Wartime Wednesday: Mt. Vesuvius Erupts
As if war were not enough for the residents of San Sebastiano, Italy, they were subjected to an eruption of Mount Vesuvius. Over the span of nearly two weeks, the volcano (active for centuries) spewed rocks, ash, lava, and debris.
Reports indicate the rocks were the size of basketballs, and layers of ash measured more than a meter deep. Lava and debris crushed and burned everything in its path while the earth rumbled, shimmied, and shook as evacuees tried to maintain their footing. According to a New York Times reporter, “The sound was exactly like artillery fire.” I imagine he was in a position to know that!
Because of the Allied invasion of Italy, continued combat, and chaos in the Italian government, the U.S. military took command of public safety and evacuation. In a major understatement, and April 1944 article in Life Magazine commented that the incident “has compounded the complexities of fighting a war and of merely existing in southern Italy. The eruption has given the Allied Military Government several thousand more refugees to look after and brightened the night horizon as far north as Anzio beachhead.”
On the other side of the volcano, the U.S. Army Air Force’s 340th Bombardment Group initially thought they wouldn’t need to evacuate. However, as the lava began to flow on their side of the mountain, plans changed, and the men moved to a nearby airfield where they spend the night in a tobacco shed. The $25 million worth of planes, equipment, and supplies left behind were lost.
Sgt. Robert F. McRae recorded the experience in his diary. “As I sit in my tent…I can hear at four- to ten-second intervals the loud rumbling of the volcano on the third day of its present eruption. The noise is like that of bowling balls slapping into the pins on a giant bowling alley. To look above the mountain tonight, one would think that the world was on fire. The thickly clouded sky glows like that above a huge forest fire. Glowing brighter as new spouts of flame and lava are spewn from the crater. As the clouds pass from across the top of the mountain, the flame and lava can be seen shooting high into the sky to spill over the sides and run in red streams down the slopes.”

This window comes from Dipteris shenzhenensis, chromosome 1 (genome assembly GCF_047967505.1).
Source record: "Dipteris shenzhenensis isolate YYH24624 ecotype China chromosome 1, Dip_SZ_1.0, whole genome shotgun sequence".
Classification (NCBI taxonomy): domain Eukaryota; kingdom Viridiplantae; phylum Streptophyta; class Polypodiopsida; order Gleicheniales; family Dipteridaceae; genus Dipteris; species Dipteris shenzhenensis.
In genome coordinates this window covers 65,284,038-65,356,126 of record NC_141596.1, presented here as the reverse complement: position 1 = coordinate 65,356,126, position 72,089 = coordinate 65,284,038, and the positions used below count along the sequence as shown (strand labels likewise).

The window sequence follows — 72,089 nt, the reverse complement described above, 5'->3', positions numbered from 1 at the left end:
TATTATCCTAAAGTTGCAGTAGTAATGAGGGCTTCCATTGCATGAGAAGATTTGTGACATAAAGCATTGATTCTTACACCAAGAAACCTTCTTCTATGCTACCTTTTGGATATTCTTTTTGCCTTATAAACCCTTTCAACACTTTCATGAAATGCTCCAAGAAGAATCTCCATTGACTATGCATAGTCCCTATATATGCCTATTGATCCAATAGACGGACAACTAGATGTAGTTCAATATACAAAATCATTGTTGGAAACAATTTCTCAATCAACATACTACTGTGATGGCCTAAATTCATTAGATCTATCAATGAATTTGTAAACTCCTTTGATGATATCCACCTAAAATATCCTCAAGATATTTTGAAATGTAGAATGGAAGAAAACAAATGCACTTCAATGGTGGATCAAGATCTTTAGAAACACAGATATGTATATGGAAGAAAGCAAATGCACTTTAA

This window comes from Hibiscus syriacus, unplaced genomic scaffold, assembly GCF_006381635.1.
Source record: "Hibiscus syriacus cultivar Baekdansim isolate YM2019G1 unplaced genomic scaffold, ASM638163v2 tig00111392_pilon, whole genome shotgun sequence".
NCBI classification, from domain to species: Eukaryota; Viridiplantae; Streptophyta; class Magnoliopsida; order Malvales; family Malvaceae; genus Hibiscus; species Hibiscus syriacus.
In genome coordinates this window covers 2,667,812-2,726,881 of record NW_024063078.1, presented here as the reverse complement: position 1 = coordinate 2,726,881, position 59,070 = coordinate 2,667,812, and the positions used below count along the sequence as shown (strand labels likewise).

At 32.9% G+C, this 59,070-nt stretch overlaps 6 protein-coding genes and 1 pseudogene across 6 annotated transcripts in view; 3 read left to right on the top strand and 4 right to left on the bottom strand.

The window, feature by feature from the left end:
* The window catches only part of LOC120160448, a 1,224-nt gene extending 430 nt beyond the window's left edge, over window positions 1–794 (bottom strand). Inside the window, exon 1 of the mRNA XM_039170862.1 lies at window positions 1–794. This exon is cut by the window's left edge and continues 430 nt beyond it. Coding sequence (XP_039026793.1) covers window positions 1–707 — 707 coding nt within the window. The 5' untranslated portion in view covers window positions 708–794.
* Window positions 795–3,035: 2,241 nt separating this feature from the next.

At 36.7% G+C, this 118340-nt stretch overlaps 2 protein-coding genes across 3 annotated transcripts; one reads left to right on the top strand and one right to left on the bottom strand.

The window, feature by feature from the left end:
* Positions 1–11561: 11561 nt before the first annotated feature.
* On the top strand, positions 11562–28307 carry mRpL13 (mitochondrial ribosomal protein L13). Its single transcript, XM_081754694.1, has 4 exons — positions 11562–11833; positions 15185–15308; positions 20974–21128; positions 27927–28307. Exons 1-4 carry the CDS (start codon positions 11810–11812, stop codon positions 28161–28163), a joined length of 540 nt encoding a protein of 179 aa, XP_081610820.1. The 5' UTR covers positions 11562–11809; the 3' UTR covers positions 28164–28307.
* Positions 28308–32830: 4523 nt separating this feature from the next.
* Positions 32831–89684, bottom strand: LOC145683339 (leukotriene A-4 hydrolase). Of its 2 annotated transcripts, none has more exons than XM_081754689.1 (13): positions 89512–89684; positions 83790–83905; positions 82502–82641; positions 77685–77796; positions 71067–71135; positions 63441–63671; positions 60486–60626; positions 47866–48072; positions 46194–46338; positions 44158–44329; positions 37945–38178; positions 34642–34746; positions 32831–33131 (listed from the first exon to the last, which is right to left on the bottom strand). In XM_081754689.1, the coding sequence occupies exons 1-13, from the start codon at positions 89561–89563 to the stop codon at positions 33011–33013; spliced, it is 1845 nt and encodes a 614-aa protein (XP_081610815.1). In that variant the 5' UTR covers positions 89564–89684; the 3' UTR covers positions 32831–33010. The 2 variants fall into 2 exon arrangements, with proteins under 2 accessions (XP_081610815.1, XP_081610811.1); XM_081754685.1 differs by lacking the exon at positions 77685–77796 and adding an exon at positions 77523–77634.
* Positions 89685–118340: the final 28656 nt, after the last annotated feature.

Frightening? Absolutely, but according to the Professor Guiseppe Imbo, Director of the Mt Vesuvius Observatory at the time of the 1944 eruption, “A marvelous thing, my Vesuvius. It covers land with precious ash that makes the earth fertile and grapes grow, and wine. That’s why, after every eruption, people rebuild their homes on the slopes of the volcano. That is why they call the slopes of Vesuvius the “compania felix”—the happy land.”
There were no military casualties during the eruption, but twenty-six Italian civilians were killed and nearly 12,000 displaced. However, the village of San Sebastiano was rebuilt.
See a recording of the eruption on YouTube
A prostitute, a spy, and the liberation of Paris.
Sold by her parents to settle a debt, Rolande Bisset is forced into prostitution. Years later, shunned by her family and most of society, it’s the only way she knows how to subsist. When the Germans overrun Paris, she decides she’s had enough of evil men controlling her life and uses her wiles to obtain information for the Allied forces. Branded a collaborator, her life hangs in the balance. Then an American spy stumbles onto her doorstep. Is redemption within her grasp?
Simon Harlow is one of an elite corps of American soldiers. Regularly chosen for dangerous covert missions, he is tasked with infiltrating Paris to ascertain the Axis’s defenses. Nearly caught by German forces moments after arriving, he owes his life to the beautiful prostitute who claims she’s been waiting for the Allies to arrive. Her lifestyle goes against everything he believes in, but will she steal his heart during his quest to liberate her city?
Inspired by the biblical story of Rahab, Love’s Rescue is a tale of faith and hope during one of history’s darkest periods.
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